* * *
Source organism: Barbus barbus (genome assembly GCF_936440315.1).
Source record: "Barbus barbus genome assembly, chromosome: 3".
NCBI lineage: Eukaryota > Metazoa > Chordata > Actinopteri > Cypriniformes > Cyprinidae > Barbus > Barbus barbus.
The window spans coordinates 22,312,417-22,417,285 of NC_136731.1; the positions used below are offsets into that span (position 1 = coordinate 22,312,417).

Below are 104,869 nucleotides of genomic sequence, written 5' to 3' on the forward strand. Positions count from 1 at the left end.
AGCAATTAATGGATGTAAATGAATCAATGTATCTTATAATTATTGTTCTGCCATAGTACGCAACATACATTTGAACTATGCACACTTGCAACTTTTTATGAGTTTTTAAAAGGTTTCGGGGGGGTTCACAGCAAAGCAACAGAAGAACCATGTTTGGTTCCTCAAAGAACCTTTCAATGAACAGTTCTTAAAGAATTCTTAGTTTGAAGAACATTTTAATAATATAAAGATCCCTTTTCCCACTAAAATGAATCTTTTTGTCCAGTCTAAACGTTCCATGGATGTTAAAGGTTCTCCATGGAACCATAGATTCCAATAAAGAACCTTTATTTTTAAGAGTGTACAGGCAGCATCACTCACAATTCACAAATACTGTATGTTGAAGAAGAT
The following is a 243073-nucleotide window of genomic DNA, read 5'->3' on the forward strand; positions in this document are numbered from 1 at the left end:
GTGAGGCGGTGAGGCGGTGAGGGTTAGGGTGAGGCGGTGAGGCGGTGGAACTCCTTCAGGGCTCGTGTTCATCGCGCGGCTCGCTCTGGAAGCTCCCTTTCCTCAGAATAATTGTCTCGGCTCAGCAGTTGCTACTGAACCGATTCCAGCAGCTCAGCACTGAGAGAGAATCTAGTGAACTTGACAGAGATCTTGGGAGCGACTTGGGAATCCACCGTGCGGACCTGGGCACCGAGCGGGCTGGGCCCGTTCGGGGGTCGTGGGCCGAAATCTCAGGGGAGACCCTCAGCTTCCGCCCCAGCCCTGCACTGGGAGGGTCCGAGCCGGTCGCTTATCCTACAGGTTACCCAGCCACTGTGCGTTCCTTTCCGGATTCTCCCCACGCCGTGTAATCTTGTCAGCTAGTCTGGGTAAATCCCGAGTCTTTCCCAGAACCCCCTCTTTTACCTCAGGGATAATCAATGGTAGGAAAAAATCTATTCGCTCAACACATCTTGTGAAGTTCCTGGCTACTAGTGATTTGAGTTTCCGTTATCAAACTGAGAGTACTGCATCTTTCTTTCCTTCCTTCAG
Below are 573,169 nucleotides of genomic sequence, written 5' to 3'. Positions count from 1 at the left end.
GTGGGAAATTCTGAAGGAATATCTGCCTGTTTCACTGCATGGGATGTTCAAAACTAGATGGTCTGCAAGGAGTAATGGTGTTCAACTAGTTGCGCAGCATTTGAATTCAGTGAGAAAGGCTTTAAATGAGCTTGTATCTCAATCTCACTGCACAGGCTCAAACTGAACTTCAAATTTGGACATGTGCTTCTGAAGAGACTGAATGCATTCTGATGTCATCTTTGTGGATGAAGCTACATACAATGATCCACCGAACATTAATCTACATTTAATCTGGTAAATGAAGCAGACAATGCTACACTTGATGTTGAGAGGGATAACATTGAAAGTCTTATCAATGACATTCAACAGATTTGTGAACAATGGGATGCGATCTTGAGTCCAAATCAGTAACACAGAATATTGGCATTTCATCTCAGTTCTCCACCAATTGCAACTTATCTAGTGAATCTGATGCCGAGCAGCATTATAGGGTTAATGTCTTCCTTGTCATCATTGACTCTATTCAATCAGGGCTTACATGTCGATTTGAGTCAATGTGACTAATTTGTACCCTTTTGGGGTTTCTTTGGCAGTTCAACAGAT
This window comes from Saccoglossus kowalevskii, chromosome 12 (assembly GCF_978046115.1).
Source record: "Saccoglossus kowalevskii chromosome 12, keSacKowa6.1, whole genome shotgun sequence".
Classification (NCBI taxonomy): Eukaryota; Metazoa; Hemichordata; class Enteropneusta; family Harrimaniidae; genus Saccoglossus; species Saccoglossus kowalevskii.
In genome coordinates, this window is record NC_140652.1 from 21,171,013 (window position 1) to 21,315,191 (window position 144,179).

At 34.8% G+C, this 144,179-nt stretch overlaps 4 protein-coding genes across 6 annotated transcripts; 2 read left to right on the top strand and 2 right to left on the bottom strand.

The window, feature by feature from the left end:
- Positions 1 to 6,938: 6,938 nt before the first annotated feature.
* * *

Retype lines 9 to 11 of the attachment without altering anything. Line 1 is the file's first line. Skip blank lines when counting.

Below are 573,169 nucleotides of genomic sequence, written 5' to 3'. Positions count from 1 at the left end.
GTGGGAAATTCTGAAGGAATATCTGCCTGTTTCACTGCATGGGATGTTCAAAACTAGATGGTCTGCAAGGAGTAATGGTGTTCAACTAGTTGCGCAGCATTTGAATTCAGTGAGAAAGGCTTTAAATGAGCTTGTATCTCAATCTCACTGCACAGGCTCAAACTGAACTTCAAATTTGGACATGTGCTTCTGAAGAGACTGAATGCATTCTGATGTCATCTTTGTGGATGAAGCTACATACAATGATCCACCGAACATTAATCTACATTTAATCTGGTAAATGAAGCAGACAATGCTACACTTGATGTTGAGAGGGATAACATTGAAAGTCTTATCAATGACATTCAACAGATTTGTGAACAATGGGATGCGATCTTGAGTCCAAATCAGTAACACAGAATATTGGCATTTCATCTCAGTTCTCCACCAATTGCAACTTATCTAGTGAATCTGATGCCGAGCAGCATTATAGGGTTAATGTCTTCCTTGTCATCATTGACTCTATTCAATCAGGGCTTACATGTCGATTTGAGTCAATGTGACTAATTTGTACCCTTTTGGGGTTTCTTTGGCAGTTCAACAGAT
This window comes from Saccoglossus kowalevskii, chromosome 12 (assembly GCF_978046115.1).